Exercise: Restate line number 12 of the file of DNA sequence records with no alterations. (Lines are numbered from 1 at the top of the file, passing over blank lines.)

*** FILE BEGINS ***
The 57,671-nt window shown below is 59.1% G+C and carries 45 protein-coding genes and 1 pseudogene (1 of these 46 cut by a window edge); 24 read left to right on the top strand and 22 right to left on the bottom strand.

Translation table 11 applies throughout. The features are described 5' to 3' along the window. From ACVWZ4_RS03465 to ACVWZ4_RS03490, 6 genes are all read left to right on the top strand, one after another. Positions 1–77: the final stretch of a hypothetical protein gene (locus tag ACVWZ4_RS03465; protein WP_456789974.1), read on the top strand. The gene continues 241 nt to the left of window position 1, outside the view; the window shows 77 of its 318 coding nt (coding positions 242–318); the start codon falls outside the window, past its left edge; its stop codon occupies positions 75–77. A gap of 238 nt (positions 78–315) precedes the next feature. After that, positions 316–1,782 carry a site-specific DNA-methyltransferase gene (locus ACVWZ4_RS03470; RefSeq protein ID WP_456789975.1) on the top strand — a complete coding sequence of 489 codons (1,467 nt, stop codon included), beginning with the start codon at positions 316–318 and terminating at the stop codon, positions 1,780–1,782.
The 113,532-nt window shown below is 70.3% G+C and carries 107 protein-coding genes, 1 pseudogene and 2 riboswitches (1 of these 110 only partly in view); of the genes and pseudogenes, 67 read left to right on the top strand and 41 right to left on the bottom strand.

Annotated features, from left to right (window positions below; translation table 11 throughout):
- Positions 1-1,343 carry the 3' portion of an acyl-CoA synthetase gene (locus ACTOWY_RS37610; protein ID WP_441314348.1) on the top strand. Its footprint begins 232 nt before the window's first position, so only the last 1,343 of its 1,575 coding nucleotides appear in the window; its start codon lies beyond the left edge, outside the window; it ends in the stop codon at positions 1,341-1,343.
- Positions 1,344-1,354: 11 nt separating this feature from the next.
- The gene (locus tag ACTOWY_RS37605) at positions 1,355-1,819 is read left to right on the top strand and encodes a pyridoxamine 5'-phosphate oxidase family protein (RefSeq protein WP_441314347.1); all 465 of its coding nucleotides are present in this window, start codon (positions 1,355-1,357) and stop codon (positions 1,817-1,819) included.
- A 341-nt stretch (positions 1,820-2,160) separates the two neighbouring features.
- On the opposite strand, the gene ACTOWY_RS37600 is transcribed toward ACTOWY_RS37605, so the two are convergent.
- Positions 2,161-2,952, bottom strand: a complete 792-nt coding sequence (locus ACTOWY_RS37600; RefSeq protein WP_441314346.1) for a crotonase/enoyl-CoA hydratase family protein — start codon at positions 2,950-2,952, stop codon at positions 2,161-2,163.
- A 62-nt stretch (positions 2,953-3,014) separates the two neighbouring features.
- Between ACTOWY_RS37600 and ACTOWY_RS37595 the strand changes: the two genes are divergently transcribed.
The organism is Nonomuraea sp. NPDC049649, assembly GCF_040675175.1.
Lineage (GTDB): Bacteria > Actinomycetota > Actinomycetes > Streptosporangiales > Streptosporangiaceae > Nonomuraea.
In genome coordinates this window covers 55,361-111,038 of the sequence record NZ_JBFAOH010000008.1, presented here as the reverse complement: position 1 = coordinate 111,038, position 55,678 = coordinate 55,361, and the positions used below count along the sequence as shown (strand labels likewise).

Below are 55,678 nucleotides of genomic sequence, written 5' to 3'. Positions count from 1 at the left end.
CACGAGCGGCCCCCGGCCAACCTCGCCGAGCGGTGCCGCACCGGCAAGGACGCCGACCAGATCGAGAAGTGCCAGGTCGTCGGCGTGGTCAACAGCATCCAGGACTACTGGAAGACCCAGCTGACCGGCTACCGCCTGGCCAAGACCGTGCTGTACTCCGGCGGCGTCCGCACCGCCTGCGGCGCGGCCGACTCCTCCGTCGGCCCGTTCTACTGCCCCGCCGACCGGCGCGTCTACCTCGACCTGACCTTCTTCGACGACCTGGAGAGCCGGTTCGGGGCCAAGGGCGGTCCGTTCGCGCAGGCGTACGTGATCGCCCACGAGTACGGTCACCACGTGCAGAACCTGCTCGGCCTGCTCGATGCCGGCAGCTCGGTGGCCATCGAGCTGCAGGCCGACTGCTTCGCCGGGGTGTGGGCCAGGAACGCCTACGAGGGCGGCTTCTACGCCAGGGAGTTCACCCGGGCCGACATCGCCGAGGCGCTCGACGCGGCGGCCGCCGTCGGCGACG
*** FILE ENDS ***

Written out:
- Between ACTOWY_RS37600 and ACTOWY_RS37595 the strand changes: the two genes are divergently transcribed.